Donna Morrissey takes the Magic 8
The author of The Deception of Livvy Higgs fields questions from the Canadian literati on the influence of siblings and the novel as literary form.
1. From Lynn Coady: What are the common themes (or settings, symbols, etc) you always seem to come back to in your fiction (eg. bears, wrestling and Vienna in John Irving novels)? Where do those elements come from and what makes them so tenacious?
My novels (I was very surprised to discover) always have the adolescent and his/her 'coming of age' elements. It's such a private time for most of us when we break away from the whole of childhood, and start becoming aware of ourselves as 'one', that oftentimes we isolate ourselves emotionally. Lotsa stuff happens during those times that carries over into adulthood. Perhaps it's because I was one of those emotionally isolated souls during adolescence that this 'orphan archetype' keeps permeating my writing.
2. From Lynn Coady: Why do you write fiction? That is, why is it your chosen genre? What is it about the genre that you think makes it distinctive and/or important, vital?
Fiction is something I fell into that helped defined me during a terrible time in my life when I felt lost and without direction. It's my mainstay. It continues to help me define who I am and my family and the mythology of our lives together. My family continue to support my telling our story through my writing. It helps us with the losses that we've suffered through, and the love of Spirit that continues to endure within us.
3. From Sharon Butala: What do you think of the age-old notion that the best writing comes out of a life led outside the bourgeoisie, where so-called "rules" of normal middle-class life are deliberately broken and impulse is your guide, rather than duty or convention?
Whether from duty or convention or intuition—whatever one's values or circumstance—a good yarn can come from anywhere providing one has the skills and creativity to tell it convincingly with all of its truths and failings. Who would argue with Jane Austin?
4. From Lorna Crozier: How did growing up with siblings (or without) affect your writing or your desire to be a writer?
It certainly didn't affect my desire to be a writer, but now that I've started, my life with my family is what fuels my stories. If I had been a single child, I've no doubt that none of the books I've written thus far would be the stories that they are.
5. From Greg Hollingshead: Auberon Waugh has described the novel as a story that has something wrong with it. If you agree, do you think it’s because the novel is a difficult literary form to get right or because as a literary form it has something wrong with it? If so, why or what?
This whole question sounds more clever than realistic (-:
Is an uneventful story a story? If nothing went wrong, what would there be to write about? How could we write about nothing? Or, am I simply being clever—or silly—now?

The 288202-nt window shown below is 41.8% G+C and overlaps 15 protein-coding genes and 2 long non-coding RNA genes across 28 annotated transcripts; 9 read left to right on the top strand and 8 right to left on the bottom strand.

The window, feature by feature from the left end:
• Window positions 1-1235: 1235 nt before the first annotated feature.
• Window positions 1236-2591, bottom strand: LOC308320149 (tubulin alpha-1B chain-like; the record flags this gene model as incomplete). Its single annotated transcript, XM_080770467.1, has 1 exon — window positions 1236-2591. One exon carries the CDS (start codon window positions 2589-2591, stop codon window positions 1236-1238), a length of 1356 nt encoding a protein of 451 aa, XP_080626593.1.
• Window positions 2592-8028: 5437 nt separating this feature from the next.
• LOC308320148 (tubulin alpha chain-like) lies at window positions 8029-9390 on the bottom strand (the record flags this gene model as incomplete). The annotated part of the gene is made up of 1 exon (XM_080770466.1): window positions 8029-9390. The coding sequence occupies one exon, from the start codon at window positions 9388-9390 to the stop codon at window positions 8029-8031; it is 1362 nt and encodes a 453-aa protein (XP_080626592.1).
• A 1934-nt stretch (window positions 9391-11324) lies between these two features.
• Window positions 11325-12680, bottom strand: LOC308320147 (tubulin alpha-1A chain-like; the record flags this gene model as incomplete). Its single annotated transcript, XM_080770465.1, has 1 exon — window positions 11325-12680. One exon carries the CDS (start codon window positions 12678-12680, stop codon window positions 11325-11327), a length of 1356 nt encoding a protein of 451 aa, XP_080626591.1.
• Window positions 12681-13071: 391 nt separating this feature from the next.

6. From Donna Morrissey: How do you deal with daily life while you're in the middle of creating a book?
I was hoping to get tips from others. I botch things terribly. I get lost in time and don't know if it's morning, noon or night, unless the light changes outside my window. Which means I miss meetings, luncheons, etc. Sometimes I sit with company for dinner and am so caught in my head re the story I'm creating that I forget to talk (yes, it does happen), and I have to remind myself to speak, to contribute to the dinner conversation. Of course I function quite normally most of the time, but I continuously walk past my house, walk past a sister or friend in the mall, and forget where the car is and have walked home forgetting I took the car. So, yeah, I asked the question hoping others would validate me and offer suggestions as to how to keep anchored to real time.
7. From Pasha Malla: Which would be preferable: a life of relative contentment and comfort, and having your books die alongside you, or being miserable and destitute, and having your books read long after you are dead?
Having suffered terribly from anxiety, I would absolutely prefer a life of relative contentment and comfort and have the damn books die alongside of me. After all, nothing really dies....
8. From Drew Hayden Taylor: Do you think you or your books would have been successful, say... fifty or a hundred years ago? Or has the style of writing changed too much in the passing decades?
I kinda enjoy the old style of story-telling and I enjoy writing from an older time. Maybe I might've been more popular back there somewheres :)
Donna Morrissey is the award-winning author of The Deception of Livvy Higgs, Kit's Law, Downhill Chance, What They Wanted, and Sylvanus Now, which was shortlisted for the Commonwealth Writers' Prize. She recently wrote a children's book, Cross Katie Kross, illustrated by her daughter, Bridget. Morrissey grew up in The Beaches, a small fishing outport in Newfoundland and now lives in Halifax.
Photograph courtesy of Bryan McBurney Photography.